The proportions depend on the personal taste.

Recommended for a bouquet garni:

  • 2-3 stems thyme
  • 1 stalk rosemary
  • 1 stalk lavender
  • 2 sage leaves
  • 1 bay leaf

Tie the stems together with a ribbon or kitchen thread. Make plenty of it in the summer, dry it, and then keep it airtight in a container. Alternatively, bind and use fresh bouquets.

Galette with fennel, feta and egg

for 4 servings

for the galettes:

  • 220 g buckwheat flour
  • 1 egg
  • 1 pinch of salt
  • 500 ml water
  • oil for frying
  • 2 bulbs fennel
  • salt, pepper
  • olive oil
  • juice of a lemon
  • 200 g feta
  • 4 eggs
  • oil for frying

For the galette dough, place the flour in a bowl. Form a small hollow, add the salt and the egg, and mix with a fork. Gradually add the water and mix to a smooth dough. Let stand for 1 hour.

Wash, dry, and finely chop the fennel. Use the fennel green in any case, as it is particularly aromatic. Mix with a little salt and let stand for 20 minutes. Then mix olive oil and lemon juice and add to the fennel. Season with pepper.

Fry the eggs in a pan with a little oil. Set aside.

Add some oil to the pan for the galettes. Take a ladle of dough and put it in the pan. Fry on both sides.

To serve, cover 1 galette with fennel salad. Sprinkle some feta and put the fried egg on top.

Medicinal tea

for 500 ml tea

  • 1 stick liquorice root
  • 1 stick cinnamon
  • 5 cardamom capsules
  • 1 sprig fresh peppermint
  • Petals of 2-3 Calendula flowers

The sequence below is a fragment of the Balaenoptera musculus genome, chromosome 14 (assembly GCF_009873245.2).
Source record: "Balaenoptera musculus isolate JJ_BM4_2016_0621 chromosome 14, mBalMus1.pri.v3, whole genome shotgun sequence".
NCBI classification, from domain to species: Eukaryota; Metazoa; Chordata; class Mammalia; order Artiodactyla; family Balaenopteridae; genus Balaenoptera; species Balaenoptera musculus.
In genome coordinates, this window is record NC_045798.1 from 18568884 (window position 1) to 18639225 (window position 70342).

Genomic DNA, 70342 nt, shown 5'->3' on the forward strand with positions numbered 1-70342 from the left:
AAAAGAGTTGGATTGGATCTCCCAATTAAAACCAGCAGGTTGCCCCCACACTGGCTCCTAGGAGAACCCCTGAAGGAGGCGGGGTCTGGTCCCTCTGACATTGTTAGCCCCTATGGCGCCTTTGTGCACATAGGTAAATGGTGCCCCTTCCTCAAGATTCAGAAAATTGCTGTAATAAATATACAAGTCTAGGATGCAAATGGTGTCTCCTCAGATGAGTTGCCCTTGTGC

Bring herbs and spices to a boil in 500 ml water and simmer for 25 minutes at very low heat. Pour through a sieve and enjoy one sip after another. Also tastes great in summer.


“Cleaning and tidying up” – this is also important for our body and is often overlooked by conventional medicine. Naturopathy and homeopathy users know about the healing and beneficial effects of fasting and a lifestyle that helps to support our organs, for example. Many disease patterns are associated with suboptimal organ detoxification, including asthma, migraines, autoimmune diseases, and skin diseases such as neurodermatitis and acne.

The liver is a real power station, and bitter herbs are a blessing to support it. It doesn’t take an overhauled diet to incorporate green vegetables, wild herbs, and into your life. The result is protection for the liver as well as the removal of toxins and purification of blood.

Lymph and skin also need a clean-up. Toxins are transported via the lymphatic fluid, and immune cells are found in the lymph nodes to ensure the transport of substances. Lymph fluid moves through the body but is not actively “pumped”. This is supported by massages, dry brushing of the skin, sauna visits, and herbs.

Qualities: bitter, detoxifying, purifying

Dandelion – Taraxacum officinale

It may be hard to believe, but what gardeners so often want to fight in their oasis is a real superstar to promote detoxification. Rich in bitter substances, dandelion is a recognized medicinal herb that helps combat liver and gall problems. It belongs to the group of composite flowers and has its origin in the northern hemisphere. It spreads almost everywhere on its own – even wall cracks are not too narrow for an outburst. Dandelion leaves, roots, flowers can all be used as a great source of vitamin C, best used fresh. The leaves, together with other wild herbs, are a real delicacy. Dandelion offers a special tangy, spicy, bitter taste and a nice change for the standard salad. The leaves contain a high concentration of iron and calcium while the yellow flowers are rich in carotenoids.

Dandelion has long been known as a medicinal plant and supports the healing of many ailments. It helps the liver remove harmful substances and produce bile, as well as having a dehydrating effect in supporting the kidneys. In French, dandelion is called pissinlit, which means “peeing in bed” because it is a diuretic.